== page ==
There is no question that the competitive environment for medical-imaging services has become much more intense in recent years. As prices erode and certain commoditization sets in, branding, messaging, and the ability to differentiate a value proposition are becoming critically important to the success of hospitals, imaging centers, and practices. Basic principles of competition indicate that if you don’t take the time to brand yourself, your competition will do it for you, and you will not like their idea of your value.
If it is your view that this is among those squishy and soft issues in today’s delivery of high-quality imaging services that you would just rather not deal with, you are not going to be happy that the stakes have been raised yet again. If you are not already ahead of the curve in terms of developing a top-level marketing footprint, you will probably be surprised to learn that in the future, you just might be asked to compete with an imaging practice in Singapore or South Korea.
Take a look at this advertisement [PDF] that I came across in one of the local business publications where I live (in Orange County, California). It is sponsored by an organization known as HealthGlobe (Boston, Massachusetts), and is one of the more recent examples of what is becoming known as medical tourism. Of particular note is the rather impressive group of cosponsoring organizations, as well as the list of services that are included in these two particular medical treatments programs in South Korea.
The basic idea, as it has evolved over the past few years, is that since patients are being asked to pay for an increasingly large percentage of their so-called care experience, they will be most attracted to a system where these costs are a fraction of what they would be in the United States. Couple this with the fact that an exotic program can be developed that might include touring the country prior to treatment, and one can see the attraction, given the assumption that the quality of care is comparable (and from a customer-service standpoint, it is likely to be not only comparable, but superior).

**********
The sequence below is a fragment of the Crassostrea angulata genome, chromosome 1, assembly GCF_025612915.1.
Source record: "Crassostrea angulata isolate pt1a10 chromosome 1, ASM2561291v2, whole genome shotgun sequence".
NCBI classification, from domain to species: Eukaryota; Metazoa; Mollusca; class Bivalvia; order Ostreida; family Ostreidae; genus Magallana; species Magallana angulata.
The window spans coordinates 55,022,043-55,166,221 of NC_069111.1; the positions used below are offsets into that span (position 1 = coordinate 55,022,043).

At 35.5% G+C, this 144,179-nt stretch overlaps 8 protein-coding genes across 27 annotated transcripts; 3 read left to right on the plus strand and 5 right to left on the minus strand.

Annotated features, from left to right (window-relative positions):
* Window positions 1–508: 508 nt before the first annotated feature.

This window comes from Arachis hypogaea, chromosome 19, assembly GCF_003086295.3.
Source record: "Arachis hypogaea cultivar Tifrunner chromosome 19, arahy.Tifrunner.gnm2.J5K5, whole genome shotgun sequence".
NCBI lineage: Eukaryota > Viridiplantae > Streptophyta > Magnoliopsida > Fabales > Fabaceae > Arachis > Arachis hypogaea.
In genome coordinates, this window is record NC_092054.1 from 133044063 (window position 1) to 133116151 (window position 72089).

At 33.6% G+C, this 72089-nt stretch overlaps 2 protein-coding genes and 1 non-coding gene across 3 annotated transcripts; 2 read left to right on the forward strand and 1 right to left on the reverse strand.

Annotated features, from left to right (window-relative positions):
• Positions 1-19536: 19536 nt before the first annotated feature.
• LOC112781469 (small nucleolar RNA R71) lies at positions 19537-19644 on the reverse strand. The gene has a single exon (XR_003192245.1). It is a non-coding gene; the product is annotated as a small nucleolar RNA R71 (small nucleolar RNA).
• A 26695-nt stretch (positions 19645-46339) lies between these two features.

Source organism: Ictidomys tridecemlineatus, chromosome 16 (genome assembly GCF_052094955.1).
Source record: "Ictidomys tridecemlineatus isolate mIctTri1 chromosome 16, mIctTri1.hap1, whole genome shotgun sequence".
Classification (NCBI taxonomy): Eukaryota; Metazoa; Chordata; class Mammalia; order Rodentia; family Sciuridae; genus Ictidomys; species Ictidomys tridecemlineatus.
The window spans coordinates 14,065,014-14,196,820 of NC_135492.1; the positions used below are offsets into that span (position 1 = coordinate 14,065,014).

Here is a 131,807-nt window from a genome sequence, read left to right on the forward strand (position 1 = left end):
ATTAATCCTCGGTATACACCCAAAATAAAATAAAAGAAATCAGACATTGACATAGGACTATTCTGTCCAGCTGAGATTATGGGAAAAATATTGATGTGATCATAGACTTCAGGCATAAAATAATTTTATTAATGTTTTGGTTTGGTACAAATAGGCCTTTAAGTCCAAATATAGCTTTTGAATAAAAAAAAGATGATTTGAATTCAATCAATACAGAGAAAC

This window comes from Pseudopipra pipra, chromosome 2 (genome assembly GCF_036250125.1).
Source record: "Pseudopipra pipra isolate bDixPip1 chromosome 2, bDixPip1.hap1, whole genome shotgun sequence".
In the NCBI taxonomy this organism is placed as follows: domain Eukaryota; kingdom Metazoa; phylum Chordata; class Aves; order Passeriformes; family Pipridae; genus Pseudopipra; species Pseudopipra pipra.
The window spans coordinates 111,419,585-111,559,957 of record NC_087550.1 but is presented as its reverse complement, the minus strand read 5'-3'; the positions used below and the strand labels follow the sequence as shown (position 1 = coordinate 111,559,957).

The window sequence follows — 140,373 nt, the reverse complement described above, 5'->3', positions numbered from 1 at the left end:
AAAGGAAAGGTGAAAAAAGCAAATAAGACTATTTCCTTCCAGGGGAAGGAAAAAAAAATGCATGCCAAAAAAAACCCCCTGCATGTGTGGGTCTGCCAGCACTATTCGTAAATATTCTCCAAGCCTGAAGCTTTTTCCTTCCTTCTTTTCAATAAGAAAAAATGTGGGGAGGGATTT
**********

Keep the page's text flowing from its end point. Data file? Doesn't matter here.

South Korea and other countries are actively competing for patients, and it is only a matter of time before this concept will be considered a reasonable alternative and rather mainstream. Yes, it is currently somewhat exotic (and designed for a small segment of the patient population), but it could be the tip of the iceberg in terms of changing landscape of health-care delivery. For many years, our premier institutions have attracted the wealthy from many countries, but it is reasonable to assume that even these providers increasingly will be competing against South Korea and other countries as they invest in state-of-the-art facilities, top-quality physicians, and platinum levels of customer service.
What I would really like to underscore, through this example, is that our health-care world is changing fast, and survival is increasingly dependent on the ebb and flow of the marketplace. Those organizations that ignore the basic realities of competition (that it makes you better, that it is always better for the customer, that it keeps your organization sharp, and that it eliminates marginal players) do so at their peril. Even if it is most likely that you will never be affected by the huge push by South Korea, you will definitely be competing for lucrative referrals in ways that you probably never imagined.
What, then, should you do? Take a hard and objective look at your business-development strategy. Is it driven by someone professionally trained in the principles of business and marketing? Does he or she feel as important to the organization as your technical staff? Articulate your brand values and key differentiating factors. What sets you apart, and why should someone refer patients to you, rather than to your competitor?
Identify the internal threats to providing world-class customer service and fix them immediately. Survey your referral sources and see what it is that they expect from you; then, deliver it in ways that will turn them into raving fans. You want them to be your advocates with their patients, so that those patients would never even contemplate going somewhere else—especially all the way to South Korea.
Curtis Kauffman-Pickelle is publisher of ImagingBiz.com and Radiology Business Journal, and is a 30-year veteran of the medical-imaging industry. He welcomes your comments at firstname.lastname@example.org